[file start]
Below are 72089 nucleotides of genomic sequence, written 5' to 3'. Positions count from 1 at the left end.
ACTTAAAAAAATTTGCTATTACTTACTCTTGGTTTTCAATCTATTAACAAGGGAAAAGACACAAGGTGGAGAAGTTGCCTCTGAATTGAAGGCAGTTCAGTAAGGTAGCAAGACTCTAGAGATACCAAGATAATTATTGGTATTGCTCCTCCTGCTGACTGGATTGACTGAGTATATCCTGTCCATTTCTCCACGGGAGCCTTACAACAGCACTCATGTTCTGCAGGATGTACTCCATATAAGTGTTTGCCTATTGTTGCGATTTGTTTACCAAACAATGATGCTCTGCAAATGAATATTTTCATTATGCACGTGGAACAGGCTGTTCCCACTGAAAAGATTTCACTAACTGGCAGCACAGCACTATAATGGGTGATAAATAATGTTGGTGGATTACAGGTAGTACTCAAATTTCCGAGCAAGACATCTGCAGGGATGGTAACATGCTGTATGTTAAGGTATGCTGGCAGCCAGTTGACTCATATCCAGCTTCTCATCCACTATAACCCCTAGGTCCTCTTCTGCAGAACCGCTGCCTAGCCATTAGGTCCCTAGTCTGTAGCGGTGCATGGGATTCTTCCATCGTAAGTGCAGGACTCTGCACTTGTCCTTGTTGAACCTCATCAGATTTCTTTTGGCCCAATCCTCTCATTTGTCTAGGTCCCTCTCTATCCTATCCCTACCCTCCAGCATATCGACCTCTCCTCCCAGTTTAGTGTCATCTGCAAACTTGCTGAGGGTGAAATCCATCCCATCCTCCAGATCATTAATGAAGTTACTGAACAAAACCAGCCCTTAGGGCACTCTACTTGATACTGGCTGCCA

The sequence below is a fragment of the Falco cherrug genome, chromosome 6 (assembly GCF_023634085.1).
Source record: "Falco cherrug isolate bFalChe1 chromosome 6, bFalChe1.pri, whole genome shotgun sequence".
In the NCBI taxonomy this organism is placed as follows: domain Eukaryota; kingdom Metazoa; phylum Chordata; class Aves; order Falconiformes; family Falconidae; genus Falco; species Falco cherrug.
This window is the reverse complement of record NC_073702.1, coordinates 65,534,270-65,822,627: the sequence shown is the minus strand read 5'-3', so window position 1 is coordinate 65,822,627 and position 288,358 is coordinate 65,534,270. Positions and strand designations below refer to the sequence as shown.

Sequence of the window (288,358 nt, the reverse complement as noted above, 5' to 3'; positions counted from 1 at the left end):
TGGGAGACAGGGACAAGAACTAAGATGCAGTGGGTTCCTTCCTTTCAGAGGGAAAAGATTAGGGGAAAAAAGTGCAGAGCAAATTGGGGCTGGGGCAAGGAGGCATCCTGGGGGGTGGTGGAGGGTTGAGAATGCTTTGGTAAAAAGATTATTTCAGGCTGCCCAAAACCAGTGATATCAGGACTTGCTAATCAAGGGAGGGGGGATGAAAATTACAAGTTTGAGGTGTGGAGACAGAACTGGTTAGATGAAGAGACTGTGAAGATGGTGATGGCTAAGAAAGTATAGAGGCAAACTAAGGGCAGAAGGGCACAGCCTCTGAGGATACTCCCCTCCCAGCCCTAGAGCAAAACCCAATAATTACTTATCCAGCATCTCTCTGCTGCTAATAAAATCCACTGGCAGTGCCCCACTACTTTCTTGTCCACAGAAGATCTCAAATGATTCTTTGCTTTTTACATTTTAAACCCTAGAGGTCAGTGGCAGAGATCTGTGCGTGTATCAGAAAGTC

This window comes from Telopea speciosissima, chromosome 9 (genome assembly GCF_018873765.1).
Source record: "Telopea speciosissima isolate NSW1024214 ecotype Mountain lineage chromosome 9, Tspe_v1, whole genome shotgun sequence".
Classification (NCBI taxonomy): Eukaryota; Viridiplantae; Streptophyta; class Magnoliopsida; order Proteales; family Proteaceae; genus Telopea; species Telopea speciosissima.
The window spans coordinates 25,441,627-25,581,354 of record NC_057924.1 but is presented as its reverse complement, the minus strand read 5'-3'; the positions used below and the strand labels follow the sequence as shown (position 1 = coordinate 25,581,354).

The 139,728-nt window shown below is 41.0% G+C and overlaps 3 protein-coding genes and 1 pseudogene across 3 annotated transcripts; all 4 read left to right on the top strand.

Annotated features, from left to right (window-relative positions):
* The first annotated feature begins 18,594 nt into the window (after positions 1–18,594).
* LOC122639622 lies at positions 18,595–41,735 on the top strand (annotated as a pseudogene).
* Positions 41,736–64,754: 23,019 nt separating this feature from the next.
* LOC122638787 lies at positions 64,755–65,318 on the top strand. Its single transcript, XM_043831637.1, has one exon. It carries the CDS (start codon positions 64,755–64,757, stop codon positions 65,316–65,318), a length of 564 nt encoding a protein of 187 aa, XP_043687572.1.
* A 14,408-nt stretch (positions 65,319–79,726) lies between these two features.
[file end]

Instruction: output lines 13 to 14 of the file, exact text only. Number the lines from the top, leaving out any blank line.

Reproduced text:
The 139,728-nt window shown below is 41.0% G+C and overlaps 3 protein-coding genes and 1 pseudogene across 3 annotated transcripts; all 4 read left to right on the top strand.

Annotated features, from left to right (window-relative positions):